Historical Contexts

Genesis

A key point of biblical scholarship is that the Biblical text shares important material with other Creation myths of the Ancient Near East. Of these, the Enuma Elish and the Epic of Gilgamesh are the most prominent. Both predate the earliest text of Genesis by at least a millennium. The Enuma Elish narrates the fratricidal struggles between different generations of gods, culminating in the rise of the present order as upheld by the god Marduk. The Hebrew Bible’s version contrasts sharply with the Enuma Elish, since it proclaims the singular power of the God Yahweh throughout the course of creation. The Epic of Gilgamesh (based on the earlier Epic of Atrahasis) also resembles the Bible, inasmuch as it narrates a flood story.  Both flood stories contain common elements such as the construction of an ark, the motif of a released dove, and the final episode of sacrifice, whose scent pleases the gods/God. These similarities are deliberately modified in the biblical text to magnify Yahweh against his Near Eastern background. 

Another important context is the political realities in present day Israel and Syria. The disputes between the northern kingdom of Israel and the southern kingdom of Judah shaped the book of Genesis. Tribal domains characterized these kingdoms, whose eponymous ancestors were characters in the book of Genesis. In the southern kingdom, the tribes were Judah and Benjamin, while the north consisted of the ten other tribes (including the two half tribes of Ephraim and Manasseh). These two kingdoms warred against each other in a series of shifting alliances throughout their existence. During this time, myths about their ancestors hardened, so that the activities of their specific tribal ancestors were utilized as claims to legitimacy, priority, and territory. These myths were combined in the composite JE source. Thus, it is possible to find doublings that directly contradict each other. In the Joseph story in Genesis, one version states that Joseph was saved, and then sold to Midianites by Reuben, presumably reflecting E’s northern sensibilities and one where he was saved, then sold to Ishmaelites by Judah, reflecting J’s prejudices. Both the J and the E source claim Joseph as an important Israelite ancestor, yet they each present their own particular ancestor as playing the crucial role in the Joseph narrative.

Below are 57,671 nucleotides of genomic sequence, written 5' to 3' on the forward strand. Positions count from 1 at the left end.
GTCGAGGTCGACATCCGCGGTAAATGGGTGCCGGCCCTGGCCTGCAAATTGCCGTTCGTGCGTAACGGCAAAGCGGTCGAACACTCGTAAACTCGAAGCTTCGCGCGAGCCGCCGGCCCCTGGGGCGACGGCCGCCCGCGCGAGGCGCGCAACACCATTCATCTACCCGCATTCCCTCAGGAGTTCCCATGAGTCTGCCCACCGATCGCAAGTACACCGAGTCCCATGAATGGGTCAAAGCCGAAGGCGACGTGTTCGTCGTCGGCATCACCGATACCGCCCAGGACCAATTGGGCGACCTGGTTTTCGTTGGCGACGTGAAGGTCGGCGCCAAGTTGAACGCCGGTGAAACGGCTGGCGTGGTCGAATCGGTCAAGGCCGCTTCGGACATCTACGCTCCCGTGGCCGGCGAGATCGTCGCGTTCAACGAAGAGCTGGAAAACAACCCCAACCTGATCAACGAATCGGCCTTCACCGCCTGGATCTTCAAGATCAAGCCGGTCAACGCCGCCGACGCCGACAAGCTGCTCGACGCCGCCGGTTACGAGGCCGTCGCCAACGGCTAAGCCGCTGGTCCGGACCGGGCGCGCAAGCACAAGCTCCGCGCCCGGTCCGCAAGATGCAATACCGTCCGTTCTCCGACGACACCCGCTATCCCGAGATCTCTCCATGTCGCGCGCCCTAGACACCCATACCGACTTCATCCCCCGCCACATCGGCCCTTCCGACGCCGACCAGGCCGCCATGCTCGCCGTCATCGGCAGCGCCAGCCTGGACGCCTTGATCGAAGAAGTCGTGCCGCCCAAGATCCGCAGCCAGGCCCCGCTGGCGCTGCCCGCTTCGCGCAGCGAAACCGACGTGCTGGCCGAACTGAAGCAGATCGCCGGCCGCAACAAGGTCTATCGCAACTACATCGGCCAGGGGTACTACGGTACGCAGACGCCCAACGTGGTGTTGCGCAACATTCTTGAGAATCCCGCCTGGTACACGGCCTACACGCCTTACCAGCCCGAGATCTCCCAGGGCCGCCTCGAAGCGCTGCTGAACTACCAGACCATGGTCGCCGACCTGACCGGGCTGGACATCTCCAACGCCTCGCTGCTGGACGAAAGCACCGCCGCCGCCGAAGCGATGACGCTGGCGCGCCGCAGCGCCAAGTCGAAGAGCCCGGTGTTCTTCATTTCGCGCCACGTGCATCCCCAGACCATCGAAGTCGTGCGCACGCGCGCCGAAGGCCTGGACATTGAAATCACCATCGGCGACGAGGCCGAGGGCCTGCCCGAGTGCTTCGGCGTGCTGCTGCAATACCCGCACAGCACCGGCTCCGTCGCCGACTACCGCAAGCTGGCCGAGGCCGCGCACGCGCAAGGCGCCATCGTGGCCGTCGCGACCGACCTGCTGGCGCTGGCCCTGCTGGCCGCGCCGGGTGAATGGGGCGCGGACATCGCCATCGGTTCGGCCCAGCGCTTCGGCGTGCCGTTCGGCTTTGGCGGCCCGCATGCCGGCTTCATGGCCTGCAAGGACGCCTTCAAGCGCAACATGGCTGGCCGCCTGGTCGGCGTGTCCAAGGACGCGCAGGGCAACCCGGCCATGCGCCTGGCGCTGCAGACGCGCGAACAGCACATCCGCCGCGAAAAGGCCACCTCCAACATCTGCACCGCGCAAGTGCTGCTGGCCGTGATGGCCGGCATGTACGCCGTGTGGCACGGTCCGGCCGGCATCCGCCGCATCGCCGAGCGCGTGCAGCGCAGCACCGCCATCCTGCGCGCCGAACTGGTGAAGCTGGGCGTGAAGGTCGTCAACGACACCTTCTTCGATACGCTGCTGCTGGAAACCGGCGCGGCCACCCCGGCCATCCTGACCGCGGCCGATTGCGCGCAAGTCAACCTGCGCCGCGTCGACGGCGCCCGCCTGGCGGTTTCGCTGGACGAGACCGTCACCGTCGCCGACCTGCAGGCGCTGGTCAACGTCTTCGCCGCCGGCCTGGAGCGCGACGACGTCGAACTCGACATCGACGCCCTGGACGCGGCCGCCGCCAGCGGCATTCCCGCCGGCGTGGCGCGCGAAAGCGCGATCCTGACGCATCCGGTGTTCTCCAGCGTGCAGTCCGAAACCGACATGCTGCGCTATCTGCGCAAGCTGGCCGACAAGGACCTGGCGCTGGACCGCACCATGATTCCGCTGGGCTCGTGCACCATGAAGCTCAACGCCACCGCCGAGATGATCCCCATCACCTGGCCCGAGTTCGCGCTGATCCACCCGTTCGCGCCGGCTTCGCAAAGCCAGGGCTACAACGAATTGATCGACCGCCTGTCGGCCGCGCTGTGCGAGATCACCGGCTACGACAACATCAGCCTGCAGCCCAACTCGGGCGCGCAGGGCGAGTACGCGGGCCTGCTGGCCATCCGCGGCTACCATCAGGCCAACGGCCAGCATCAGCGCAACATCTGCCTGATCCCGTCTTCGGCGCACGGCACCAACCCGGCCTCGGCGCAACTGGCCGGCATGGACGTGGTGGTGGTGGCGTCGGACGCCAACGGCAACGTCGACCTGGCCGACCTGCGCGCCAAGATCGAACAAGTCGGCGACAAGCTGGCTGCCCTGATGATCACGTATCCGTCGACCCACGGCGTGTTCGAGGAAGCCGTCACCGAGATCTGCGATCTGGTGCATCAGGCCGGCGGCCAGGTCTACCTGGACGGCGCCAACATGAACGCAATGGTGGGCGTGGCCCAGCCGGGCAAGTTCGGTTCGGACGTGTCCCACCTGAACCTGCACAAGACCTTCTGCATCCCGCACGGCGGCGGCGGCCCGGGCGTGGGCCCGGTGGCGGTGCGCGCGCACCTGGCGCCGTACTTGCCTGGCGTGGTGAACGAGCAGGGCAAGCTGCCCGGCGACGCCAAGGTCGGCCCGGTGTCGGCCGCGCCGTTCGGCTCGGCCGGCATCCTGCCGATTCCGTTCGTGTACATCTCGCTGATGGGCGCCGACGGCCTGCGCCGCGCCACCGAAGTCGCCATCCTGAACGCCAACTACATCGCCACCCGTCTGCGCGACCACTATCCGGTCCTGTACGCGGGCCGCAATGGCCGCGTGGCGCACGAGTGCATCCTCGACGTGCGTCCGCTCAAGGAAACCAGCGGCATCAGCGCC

Readings of biblical texts are highly shaped by questions of methodology. While source criticism is one of the fundamental means by which the biblical text is explored, other methodologies have played an important role. In the mid-19th century, form criticism arose in contrast to source criticism, focusing on the form and genre of smaller pieces of biblical literature. This method attempted to understand the social location of a particular piece of the Bible. Another longstanding tradition of scholarship examined the Bible against its Near Eastern background or in relation to archaeological finds from the Biblical period. In the 1960s, the Bible was subject to readings of the New Critical perspective, which focused on its coherent identity as a literary text. This gave rise to an array of new methods. Current biblical scholarship is characterized by the extensive variety of critical and theoretical methods which are brought to bear on this text.

Nathan Schumer, Department of Religion, Columbia University

Sources:

The Anchor Bible Job Introduction Translation and Notes by Marvin H. Pope Doubleday & Company, Inc, Garden City, New York 1965, 1973.
The Anchor Bible Genesis Introduction Translation and Notes by EA Speiser. Doubleday & Company, Inc, Garden City, New York 1964 ;
Introduction to the Hebrew Bible Collins, John Joseph, Minneapolis, MN: Fortress Press, c2004;
The Cambridge Companion to the Bible Bruce Chilton, general editor ; Howard Clark Kee ... [et al.]. Cambridge ; New York : Cambridge University Press, 2008.
The New Interpreter's Bible edited by Beverly R. Gaventa and David Peterson. Nashville : Abingdon Press, c2010.